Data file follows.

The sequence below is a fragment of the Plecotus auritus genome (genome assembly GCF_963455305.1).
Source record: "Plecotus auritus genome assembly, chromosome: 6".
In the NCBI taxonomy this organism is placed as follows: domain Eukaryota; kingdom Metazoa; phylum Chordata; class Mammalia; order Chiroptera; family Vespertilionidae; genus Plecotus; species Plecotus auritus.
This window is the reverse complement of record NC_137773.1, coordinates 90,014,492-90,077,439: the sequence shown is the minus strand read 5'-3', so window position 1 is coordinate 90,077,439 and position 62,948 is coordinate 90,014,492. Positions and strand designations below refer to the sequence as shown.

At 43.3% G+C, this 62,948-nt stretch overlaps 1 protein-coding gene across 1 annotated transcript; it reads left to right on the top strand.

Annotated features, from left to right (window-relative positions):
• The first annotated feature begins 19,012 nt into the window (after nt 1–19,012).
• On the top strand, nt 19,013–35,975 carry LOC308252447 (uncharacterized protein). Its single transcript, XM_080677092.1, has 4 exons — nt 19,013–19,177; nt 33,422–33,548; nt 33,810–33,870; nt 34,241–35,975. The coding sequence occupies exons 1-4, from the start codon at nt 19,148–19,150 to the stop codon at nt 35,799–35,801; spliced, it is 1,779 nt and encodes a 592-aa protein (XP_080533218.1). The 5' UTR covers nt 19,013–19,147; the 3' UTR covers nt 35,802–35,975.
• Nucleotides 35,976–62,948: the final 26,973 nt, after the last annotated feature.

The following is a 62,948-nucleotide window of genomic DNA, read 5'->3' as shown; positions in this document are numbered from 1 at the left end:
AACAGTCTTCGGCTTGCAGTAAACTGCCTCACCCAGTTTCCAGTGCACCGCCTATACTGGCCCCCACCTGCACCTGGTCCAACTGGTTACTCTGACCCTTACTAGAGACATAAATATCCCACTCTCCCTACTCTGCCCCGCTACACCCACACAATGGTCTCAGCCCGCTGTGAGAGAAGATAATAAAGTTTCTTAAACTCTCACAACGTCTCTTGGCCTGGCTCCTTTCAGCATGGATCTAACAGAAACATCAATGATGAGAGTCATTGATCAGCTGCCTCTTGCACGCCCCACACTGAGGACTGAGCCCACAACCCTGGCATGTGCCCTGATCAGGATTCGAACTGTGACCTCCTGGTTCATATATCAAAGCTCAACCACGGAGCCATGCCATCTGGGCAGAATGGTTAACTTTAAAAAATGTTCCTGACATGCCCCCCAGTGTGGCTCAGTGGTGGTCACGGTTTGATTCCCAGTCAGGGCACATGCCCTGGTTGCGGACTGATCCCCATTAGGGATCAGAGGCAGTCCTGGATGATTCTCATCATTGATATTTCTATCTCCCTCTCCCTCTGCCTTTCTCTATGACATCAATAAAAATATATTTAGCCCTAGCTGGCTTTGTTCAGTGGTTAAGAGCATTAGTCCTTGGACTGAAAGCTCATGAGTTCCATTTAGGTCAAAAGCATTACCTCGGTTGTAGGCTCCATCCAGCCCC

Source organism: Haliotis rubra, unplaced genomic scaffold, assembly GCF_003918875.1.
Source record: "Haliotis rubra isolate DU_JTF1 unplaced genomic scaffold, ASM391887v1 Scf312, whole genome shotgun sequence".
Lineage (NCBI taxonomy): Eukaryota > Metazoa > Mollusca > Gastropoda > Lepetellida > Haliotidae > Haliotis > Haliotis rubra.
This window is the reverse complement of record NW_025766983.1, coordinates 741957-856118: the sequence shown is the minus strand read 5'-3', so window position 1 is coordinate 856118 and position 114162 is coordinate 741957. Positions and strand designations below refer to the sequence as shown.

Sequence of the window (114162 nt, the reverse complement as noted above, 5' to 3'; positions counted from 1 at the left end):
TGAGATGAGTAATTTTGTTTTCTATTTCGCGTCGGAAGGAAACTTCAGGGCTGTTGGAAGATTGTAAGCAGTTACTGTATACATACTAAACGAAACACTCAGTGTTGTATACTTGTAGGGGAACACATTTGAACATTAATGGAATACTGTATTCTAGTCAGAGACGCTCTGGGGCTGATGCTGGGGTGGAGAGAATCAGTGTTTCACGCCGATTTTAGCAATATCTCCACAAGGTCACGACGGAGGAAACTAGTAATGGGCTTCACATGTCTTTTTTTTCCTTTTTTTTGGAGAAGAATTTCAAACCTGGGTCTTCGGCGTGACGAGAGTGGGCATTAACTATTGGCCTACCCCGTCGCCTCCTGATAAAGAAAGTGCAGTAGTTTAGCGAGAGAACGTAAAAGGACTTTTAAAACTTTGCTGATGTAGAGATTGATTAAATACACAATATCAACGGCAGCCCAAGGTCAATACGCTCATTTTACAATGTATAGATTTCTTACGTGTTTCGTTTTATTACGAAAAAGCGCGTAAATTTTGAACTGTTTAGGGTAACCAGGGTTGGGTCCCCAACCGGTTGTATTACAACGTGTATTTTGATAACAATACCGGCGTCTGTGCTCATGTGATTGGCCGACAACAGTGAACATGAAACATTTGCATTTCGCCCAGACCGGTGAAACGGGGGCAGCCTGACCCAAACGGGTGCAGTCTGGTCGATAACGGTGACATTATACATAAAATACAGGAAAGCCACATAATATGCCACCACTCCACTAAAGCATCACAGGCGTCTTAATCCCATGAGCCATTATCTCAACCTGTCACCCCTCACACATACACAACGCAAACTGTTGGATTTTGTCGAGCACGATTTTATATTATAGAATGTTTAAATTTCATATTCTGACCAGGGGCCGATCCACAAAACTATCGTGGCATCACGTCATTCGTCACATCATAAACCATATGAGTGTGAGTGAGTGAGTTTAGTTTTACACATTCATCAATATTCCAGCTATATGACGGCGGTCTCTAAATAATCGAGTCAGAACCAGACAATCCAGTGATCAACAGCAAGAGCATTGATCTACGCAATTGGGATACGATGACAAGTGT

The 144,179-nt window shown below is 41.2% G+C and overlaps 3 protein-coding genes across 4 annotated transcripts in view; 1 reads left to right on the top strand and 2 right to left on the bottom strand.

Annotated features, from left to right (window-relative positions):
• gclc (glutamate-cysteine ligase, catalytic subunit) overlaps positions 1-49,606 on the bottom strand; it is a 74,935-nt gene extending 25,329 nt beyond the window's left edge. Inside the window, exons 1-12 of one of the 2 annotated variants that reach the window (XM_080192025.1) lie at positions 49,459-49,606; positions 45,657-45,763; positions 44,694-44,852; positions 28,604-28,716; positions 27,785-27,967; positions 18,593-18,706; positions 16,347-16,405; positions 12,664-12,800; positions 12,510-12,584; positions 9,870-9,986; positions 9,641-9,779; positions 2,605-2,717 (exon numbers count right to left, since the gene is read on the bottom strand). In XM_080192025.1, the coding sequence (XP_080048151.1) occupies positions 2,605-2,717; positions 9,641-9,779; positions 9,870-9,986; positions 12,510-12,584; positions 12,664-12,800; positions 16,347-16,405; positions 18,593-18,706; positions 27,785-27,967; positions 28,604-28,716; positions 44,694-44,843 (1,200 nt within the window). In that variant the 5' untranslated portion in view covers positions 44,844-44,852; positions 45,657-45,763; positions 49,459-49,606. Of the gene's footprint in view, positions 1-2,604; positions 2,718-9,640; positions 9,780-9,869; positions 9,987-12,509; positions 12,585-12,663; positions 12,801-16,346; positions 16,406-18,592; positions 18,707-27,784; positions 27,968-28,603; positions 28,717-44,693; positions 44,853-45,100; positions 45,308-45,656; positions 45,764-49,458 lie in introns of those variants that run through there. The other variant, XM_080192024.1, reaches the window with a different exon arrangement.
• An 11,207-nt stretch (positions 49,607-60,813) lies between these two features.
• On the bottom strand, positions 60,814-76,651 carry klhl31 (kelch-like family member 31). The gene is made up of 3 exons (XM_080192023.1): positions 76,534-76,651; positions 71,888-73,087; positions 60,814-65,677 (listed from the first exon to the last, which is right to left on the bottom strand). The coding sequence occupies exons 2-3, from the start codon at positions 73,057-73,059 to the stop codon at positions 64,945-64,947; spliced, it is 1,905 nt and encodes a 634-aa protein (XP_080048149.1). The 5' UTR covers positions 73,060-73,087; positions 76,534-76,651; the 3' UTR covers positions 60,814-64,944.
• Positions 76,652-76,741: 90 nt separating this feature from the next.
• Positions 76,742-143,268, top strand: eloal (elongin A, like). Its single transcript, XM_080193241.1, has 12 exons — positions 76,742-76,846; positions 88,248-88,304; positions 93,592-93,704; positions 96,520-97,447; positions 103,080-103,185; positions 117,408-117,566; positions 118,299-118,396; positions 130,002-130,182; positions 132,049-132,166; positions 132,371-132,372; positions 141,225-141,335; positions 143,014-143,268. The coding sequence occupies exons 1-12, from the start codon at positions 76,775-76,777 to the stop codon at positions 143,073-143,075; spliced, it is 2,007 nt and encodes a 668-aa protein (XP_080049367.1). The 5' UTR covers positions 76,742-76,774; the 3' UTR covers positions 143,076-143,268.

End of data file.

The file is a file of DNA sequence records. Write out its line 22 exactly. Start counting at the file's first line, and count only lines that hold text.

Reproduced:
• On the bottom strand, positions 60,814-76,651 carry klhl31 (kelch-like family member 31). The gene is made up of 3 exons (XM_080192023.1): positions 76,534-76,651; positions 71,888-73,087; positions 60,814-65,677 (listed from the first exon to the last, which is right to left on the bottom strand). The coding sequence occupies exons 2-3, from the start codon at positions 73,057-73,059 to the stop codon at positions 64,945-64,947; spliced, it is 1,905 nt and encodes a 634-aa protein (XP_080048149.1). The 5' UTR covers positions 73,060-73,087; positions 76,534-76,651; the 3' UTR covers positions 60,814-64,944.